Sometimes successful decision-making might involve others' perception of what you stand for. Of course, this is not to suggest that you appease people or act like a phony. On the contrary, this is to make it impossible for others to manipulate your intentions or to trap you in your own value system. For example, if someone needed your permission to do something, they might try to twist your understanding of right and wrong to permit their agenda of evil.

Try to imagine that you are a university president, and a cruel dictator wants to give a speech at your university. This dictator also happens to be supplying weapons to the enemies who are killing your country's soldiers. Should you allow the dictator to speak because you value the academic exchange of ideas? In other words, freedom of speech is right and censorship is wrong. Or, should you refuse the dictator because you are certain the dictator will manipulate the university's educational status to spread his lies farther into the world? The trap: a warping of academic discourse and free speech. The reality: a prestigious podium for an agent of destruction and death.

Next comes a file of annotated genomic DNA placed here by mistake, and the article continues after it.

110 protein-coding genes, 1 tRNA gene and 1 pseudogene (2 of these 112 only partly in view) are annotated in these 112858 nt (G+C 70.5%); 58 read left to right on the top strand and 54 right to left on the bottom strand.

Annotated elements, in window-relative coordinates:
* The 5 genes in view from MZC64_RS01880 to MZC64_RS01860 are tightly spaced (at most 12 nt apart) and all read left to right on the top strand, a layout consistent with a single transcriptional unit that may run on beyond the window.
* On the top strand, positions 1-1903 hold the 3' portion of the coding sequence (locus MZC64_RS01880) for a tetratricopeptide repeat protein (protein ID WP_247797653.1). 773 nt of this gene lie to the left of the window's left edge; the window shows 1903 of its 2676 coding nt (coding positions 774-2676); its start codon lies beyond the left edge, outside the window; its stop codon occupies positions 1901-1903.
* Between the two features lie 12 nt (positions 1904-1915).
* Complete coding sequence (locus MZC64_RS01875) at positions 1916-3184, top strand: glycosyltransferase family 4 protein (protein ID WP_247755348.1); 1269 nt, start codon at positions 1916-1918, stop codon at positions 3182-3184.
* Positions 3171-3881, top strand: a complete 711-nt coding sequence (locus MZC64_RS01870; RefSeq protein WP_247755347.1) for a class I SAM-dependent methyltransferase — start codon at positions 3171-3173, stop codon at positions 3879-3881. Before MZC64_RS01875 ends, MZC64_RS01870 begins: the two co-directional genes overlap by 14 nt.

As the saying goes since 9/11: freedom is not free. It seems that all good things come with price tags, standards, and limits. If you lessen or remove the standards and limits, then the price gets steeper. Decision-makers need to remember this, or else their refusal to exercise legitimate authority and proper judgment will extinguish civilization's values and accomplishments.

Step 8: Find alternate courses of action
Situations of right and wrong do not always involve an either/or or yes/no decision. Try to be resourceful and creative. Use the common decision-making techniques to stimulate thought: brainstorming, visualization, list-making; as well as the gathering of information, facts, and others' suggestions.

Step 9: What are you really trying to accomplish?